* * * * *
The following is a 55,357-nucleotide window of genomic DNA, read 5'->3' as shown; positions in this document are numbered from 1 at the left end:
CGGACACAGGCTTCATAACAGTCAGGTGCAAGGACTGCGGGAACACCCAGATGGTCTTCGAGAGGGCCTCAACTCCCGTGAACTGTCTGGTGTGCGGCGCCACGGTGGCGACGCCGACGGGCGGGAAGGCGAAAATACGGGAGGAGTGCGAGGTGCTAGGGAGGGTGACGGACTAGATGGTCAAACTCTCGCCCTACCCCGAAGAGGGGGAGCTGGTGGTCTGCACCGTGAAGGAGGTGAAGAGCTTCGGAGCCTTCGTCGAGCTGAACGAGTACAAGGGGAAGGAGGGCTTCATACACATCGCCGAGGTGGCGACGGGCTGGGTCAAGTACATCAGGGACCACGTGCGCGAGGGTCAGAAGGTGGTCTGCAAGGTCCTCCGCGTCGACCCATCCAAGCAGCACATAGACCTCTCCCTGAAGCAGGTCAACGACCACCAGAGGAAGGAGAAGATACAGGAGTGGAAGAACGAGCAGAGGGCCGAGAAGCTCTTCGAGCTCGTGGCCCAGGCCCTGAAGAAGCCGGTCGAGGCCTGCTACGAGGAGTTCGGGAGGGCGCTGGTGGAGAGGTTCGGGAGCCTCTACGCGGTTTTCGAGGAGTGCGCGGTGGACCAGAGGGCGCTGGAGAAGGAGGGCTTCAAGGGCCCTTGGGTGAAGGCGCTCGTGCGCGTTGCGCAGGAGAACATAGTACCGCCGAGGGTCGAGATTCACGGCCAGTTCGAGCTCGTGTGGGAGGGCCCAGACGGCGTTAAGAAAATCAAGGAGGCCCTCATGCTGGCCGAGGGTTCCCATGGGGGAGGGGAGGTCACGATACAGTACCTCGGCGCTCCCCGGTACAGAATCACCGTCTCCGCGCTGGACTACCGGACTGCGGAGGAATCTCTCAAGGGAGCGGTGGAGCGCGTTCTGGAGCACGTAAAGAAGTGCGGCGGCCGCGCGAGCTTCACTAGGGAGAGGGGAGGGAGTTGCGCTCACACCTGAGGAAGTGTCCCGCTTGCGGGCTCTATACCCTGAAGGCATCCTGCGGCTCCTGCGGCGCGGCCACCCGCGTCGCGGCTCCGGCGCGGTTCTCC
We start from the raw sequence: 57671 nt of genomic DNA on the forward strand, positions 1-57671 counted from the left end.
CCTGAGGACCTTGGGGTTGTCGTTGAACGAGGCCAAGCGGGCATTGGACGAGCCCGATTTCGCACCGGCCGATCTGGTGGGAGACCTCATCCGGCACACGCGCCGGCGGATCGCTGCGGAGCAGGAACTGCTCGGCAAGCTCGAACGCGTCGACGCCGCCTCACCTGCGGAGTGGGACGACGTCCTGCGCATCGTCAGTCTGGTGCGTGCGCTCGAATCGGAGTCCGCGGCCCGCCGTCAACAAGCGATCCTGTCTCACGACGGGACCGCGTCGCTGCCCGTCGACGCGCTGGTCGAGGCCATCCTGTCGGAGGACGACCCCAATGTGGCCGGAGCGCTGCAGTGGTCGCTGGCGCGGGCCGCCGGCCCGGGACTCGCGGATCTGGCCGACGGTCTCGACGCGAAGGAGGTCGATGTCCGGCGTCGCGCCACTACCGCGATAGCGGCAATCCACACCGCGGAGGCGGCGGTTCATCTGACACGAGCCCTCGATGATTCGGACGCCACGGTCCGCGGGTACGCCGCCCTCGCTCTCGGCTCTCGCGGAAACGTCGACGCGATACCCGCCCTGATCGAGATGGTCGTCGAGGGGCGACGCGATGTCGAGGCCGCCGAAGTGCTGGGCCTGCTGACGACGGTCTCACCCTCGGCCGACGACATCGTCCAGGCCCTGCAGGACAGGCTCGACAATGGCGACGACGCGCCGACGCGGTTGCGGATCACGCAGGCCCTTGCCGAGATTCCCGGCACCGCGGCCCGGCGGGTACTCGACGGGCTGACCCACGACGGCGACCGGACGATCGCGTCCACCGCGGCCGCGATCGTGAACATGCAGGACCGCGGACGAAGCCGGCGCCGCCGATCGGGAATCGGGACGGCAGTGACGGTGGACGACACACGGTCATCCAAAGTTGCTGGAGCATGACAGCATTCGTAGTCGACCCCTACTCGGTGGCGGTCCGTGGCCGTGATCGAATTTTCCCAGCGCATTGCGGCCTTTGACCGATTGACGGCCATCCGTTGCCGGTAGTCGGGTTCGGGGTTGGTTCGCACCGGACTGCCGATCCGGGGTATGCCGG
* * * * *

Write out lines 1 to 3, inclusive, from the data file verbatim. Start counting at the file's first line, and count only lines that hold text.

The following is a 55,357-nucleotide window of genomic DNA, read 5'->3' as shown; positions in this document are numbered from 1 at the left end:
CGGACACAGGCTTCATAACAGTCAGGTGCAAGGACTGCGGGAACACCCAGATGGTCTTCGAGAGGGCCTCAACTCCCGTGAACTGTCTGGTGTGCGGCGCCACGGTGGCGACGCCGACGGGCGGGAAGGCGAAAATACGGGAGGAGTGCGAGGTGCTAGGGAGGGTGACGGACTAGATGGTCAAACTCTCGCCCTACCCCGAAGAGGGGGAGCTGGTGGTCTGCACCGTGAAGGAGGTGAAGAGCTTCGGAGCCTTCGTCGAGCTGAACGAGTACAAGGGGAAGGAGGGCTTCATACACATCGCCGAGGTGGCGACGGGCTGGGTCAAGTACATCAGGGACCACGTGCGCGAGGGTCAGAAGGTGGTCTGCAAGGTCCTCCGCGTCGACCCATCCAAGCAGCACATAGACCTCTCCCTGAAGCAGGTCAACGACCACCAGAGGAAGGAGAAGATACAGGAGTGGAAGAACGAGCAGAGGGCCGAGAAGCTCTTCGAGCTCGTGGCCCAGGCCCTGAAGAAGCCGGTCGAGGCCTGCTACGAGGAGTTCGGGAGGGCGCTGGTGGAGAGGTTCGGGAGCCTCTACGCGGTTTTCGAGGAGTGCGCGGTGGACCAGAGGGCGCTGGAGAAGGAGGGCTTCAAGGGCCCTTGGGTGAAGGCGCTCGTGCGCGTTGCGCAGGAGAACATAGTACCGCCGAGGGTCGAGATTCACGGCCAGTTCGAGCTCGTGTGGGAGGGCCCAGACGGCGTTAAGAAAATCAAGGAGGCCCTCATGCTGGCCGAGGGTTCCCATGGGGGAGGGGAGGTCACGATACAGTACCTCGGCGCTCCCCGGTACAGAATCACCGTCTCCGCGCTGGACTACCGGACTGCGGAGGAATCTCTCAAGGGAGCGGTGGAGCGCGTTCTGGAGCACGTAAAGAAGTGCGGCGGCCGCGCGAGCTTCACTAGGGAGAGGGGAGGGAGTTGCGCTCACACCTGAGGAAGTGTCCCGCTTGCGGGCTCTATACCCTGAAGGCATCCTGCGGCTCCTGCGGCGCGGCCACCCGCGTCGCGGCTCCGGCGCGGTTCTCC
We start from the raw sequence: 57671 nt of genomic DNA on the forward strand, positions 1-57671 counted from the left end.